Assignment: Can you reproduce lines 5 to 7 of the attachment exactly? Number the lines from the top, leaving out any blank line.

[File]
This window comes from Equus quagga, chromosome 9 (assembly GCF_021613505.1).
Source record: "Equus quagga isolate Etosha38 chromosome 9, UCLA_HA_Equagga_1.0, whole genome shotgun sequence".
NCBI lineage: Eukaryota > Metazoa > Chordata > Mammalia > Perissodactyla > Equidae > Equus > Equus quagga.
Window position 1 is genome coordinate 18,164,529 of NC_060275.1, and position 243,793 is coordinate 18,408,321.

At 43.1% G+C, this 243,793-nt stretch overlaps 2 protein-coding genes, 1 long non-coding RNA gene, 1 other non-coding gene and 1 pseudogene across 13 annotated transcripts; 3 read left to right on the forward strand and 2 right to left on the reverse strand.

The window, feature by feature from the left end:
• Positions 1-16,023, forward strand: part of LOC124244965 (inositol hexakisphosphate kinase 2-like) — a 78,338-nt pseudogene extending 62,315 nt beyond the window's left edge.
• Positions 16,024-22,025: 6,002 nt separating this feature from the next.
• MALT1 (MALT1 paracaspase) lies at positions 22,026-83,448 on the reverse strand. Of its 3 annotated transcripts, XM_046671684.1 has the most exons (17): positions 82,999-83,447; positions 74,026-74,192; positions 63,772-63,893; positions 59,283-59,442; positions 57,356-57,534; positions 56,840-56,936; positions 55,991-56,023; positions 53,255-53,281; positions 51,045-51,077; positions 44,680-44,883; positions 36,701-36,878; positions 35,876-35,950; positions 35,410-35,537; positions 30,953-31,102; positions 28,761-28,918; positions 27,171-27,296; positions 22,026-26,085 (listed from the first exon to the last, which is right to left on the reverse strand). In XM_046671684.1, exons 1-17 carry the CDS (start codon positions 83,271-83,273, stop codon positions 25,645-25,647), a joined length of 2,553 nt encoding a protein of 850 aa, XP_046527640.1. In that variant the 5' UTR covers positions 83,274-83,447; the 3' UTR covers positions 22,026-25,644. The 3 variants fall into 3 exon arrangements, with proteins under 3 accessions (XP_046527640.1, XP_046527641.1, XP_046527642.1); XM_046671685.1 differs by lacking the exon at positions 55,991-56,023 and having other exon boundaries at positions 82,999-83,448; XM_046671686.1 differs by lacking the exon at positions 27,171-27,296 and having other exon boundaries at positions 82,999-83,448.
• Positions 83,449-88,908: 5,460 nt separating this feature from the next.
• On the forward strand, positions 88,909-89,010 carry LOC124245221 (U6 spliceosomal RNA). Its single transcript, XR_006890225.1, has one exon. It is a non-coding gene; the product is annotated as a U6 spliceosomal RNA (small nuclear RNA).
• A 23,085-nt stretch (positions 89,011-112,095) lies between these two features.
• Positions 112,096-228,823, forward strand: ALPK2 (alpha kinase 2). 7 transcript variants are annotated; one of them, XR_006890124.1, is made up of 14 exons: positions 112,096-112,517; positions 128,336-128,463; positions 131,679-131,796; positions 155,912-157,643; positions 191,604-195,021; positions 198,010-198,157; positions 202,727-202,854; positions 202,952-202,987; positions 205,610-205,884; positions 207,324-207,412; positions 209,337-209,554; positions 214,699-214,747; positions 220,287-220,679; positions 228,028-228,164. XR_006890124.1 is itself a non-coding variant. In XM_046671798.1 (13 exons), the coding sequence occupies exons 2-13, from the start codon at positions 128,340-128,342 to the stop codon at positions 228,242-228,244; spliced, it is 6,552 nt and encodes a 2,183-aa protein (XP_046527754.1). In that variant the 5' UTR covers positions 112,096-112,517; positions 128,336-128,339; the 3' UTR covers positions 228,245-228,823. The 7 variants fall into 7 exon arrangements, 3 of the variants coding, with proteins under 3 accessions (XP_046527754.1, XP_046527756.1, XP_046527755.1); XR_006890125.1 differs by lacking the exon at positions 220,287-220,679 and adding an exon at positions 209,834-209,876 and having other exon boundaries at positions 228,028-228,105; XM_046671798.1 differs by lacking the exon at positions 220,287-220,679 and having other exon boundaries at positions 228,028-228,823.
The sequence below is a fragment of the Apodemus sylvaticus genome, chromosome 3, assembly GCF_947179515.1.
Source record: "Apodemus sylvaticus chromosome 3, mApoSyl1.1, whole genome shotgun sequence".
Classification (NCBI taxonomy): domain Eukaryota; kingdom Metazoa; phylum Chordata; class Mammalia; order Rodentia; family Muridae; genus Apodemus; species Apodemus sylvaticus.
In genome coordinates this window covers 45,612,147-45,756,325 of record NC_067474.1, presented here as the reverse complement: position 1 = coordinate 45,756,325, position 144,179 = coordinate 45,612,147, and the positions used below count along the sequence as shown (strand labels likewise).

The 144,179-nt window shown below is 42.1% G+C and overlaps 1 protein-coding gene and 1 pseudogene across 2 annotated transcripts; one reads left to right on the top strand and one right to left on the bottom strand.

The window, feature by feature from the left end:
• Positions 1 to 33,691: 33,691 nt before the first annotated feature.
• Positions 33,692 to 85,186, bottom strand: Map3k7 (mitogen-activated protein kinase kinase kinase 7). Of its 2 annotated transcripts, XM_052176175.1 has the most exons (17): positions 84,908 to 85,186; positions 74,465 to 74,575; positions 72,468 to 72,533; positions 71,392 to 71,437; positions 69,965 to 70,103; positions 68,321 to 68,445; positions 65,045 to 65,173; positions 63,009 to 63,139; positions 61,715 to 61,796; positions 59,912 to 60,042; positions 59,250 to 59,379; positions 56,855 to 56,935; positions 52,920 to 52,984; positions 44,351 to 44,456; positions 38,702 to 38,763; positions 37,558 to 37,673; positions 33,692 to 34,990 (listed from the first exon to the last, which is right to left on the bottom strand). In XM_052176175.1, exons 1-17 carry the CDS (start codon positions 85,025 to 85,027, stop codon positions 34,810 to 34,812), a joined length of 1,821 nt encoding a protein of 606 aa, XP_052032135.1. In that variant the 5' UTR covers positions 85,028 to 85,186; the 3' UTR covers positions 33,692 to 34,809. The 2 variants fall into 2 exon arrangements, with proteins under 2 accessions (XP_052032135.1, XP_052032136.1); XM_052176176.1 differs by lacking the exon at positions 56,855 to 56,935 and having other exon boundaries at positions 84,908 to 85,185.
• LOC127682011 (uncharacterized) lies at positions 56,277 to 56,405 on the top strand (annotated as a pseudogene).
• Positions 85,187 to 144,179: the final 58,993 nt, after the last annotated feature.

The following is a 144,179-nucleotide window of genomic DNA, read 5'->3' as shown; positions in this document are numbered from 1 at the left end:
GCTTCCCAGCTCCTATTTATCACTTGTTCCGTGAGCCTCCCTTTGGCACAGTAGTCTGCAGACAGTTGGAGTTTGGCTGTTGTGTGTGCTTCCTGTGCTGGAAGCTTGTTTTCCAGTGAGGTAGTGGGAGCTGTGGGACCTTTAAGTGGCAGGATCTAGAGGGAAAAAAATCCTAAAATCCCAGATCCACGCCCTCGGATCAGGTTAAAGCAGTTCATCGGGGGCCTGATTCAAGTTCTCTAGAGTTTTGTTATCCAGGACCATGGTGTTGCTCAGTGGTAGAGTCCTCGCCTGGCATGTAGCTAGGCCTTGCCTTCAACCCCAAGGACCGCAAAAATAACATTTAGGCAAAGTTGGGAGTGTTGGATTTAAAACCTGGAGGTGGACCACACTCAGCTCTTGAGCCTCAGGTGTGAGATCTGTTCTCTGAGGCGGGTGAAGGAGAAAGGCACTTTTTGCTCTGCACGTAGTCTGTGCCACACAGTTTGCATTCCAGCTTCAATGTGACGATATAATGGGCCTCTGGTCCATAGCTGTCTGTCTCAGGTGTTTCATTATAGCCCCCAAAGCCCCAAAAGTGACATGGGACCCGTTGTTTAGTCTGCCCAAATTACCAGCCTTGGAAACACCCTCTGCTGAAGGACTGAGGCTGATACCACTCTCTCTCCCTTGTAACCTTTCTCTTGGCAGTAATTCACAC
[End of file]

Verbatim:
At 43.1% G+C, this 243,793-nt stretch overlaps 2 protein-coding genes, 1 long non-coding RNA gene, 1 other non-coding gene and 1 pseudogene across 13 annotated transcripts; 3 read left to right on the forward strand and 2 right to left on the reverse strand.

The window, feature by feature from the left end:
• Positions 1-16,023, forward strand: part of LOC124244965 (inositol hexakisphosphate kinase 2-like) — a 78,338-nt pseudogene extending 62,315 nt beyond the window's left edge.